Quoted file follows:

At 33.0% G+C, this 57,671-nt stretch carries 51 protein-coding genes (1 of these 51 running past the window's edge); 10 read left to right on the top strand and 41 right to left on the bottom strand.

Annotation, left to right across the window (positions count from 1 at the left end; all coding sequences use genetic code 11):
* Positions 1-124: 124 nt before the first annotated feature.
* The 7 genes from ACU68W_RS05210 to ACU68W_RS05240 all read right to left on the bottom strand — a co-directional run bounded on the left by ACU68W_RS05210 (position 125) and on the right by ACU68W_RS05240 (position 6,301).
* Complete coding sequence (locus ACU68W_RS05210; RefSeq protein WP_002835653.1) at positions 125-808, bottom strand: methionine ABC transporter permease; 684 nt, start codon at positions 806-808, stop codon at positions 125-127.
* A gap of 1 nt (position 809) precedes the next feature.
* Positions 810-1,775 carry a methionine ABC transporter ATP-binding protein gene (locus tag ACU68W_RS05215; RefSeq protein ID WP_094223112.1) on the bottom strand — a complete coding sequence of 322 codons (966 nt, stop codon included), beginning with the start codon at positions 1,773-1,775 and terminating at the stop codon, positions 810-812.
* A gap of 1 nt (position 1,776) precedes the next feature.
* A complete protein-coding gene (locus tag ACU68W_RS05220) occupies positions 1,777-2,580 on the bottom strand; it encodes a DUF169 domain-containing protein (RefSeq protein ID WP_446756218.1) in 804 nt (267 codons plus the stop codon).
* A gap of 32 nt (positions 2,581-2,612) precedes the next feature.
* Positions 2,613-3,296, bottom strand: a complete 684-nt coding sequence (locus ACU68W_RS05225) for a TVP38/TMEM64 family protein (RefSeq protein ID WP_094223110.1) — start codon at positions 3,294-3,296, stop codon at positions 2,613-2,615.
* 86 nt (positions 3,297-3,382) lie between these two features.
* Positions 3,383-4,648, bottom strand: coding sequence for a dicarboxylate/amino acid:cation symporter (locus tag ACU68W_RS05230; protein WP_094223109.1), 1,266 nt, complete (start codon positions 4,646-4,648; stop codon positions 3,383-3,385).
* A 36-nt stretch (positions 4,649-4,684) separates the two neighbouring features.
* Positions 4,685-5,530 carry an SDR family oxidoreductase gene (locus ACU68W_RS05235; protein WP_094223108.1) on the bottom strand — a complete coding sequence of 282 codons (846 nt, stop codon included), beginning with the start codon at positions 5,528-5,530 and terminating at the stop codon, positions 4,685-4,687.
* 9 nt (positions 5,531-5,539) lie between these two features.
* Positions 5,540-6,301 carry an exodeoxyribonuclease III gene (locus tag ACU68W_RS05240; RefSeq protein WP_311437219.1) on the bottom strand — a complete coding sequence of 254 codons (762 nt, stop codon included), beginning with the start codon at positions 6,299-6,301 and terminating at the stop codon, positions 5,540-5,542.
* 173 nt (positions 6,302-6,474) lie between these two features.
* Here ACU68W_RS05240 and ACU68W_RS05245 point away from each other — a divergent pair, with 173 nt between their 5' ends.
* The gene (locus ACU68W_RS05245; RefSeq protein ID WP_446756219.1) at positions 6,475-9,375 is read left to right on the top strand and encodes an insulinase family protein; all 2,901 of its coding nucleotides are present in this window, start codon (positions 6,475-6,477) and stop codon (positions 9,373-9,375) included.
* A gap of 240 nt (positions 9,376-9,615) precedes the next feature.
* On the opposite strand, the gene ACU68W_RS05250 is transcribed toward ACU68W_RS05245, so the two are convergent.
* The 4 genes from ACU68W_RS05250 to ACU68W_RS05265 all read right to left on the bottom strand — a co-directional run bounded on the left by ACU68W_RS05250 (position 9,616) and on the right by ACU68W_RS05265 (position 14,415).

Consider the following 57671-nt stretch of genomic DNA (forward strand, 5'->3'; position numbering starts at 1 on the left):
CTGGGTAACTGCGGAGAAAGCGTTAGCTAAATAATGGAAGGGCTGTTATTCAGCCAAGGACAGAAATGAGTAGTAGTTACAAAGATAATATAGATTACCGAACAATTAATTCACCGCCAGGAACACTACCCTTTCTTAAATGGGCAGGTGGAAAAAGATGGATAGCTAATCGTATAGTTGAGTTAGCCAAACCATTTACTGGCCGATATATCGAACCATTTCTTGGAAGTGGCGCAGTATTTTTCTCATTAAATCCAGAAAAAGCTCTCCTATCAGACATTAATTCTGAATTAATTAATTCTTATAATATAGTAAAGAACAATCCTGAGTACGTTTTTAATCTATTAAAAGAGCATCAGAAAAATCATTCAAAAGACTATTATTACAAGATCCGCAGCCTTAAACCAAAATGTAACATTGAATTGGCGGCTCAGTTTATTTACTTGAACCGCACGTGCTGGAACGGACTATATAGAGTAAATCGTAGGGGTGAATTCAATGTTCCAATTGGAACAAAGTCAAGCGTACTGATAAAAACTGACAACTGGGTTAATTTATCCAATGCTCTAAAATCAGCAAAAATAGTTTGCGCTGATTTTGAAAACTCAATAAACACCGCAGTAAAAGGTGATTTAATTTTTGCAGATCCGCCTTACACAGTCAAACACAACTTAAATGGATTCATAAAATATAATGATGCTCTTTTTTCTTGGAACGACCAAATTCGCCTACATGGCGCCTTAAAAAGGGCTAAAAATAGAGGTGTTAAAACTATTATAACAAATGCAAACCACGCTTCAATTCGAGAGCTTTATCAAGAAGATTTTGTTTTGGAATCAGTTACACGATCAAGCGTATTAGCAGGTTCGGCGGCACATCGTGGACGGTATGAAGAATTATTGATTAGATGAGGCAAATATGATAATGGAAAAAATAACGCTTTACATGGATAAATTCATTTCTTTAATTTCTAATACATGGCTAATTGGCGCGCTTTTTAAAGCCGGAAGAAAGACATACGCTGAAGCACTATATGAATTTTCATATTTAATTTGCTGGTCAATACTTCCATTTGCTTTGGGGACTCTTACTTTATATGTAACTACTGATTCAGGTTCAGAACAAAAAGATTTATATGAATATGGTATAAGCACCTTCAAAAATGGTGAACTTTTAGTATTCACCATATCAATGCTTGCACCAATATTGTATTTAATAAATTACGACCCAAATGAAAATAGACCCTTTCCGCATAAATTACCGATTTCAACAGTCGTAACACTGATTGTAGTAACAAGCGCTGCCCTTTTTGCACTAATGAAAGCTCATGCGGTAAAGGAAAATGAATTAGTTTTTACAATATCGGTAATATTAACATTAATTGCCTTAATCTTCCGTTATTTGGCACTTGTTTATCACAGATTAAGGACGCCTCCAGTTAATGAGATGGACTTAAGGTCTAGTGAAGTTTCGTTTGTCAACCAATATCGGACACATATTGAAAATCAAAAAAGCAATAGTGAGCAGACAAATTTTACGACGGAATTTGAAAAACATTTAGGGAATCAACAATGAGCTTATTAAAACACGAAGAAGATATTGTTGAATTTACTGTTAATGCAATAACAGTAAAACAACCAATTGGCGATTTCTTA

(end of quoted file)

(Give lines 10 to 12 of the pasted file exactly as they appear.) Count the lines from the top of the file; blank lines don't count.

* A gap of 32 nt (positions 2,581-2,612) precedes the next feature.
* Positions 2,613-3,296, bottom strand: a complete 684-nt coding sequence (locus ACU68W_RS05225) for a TVP38/TMEM64 family protein (RefSeq protein ID WP_094223110.1) — start codon at positions 3,294-3,296, stop codon at positions 2,613-2,615.
* 86 nt (positions 3,297-3,382) lie between these two features.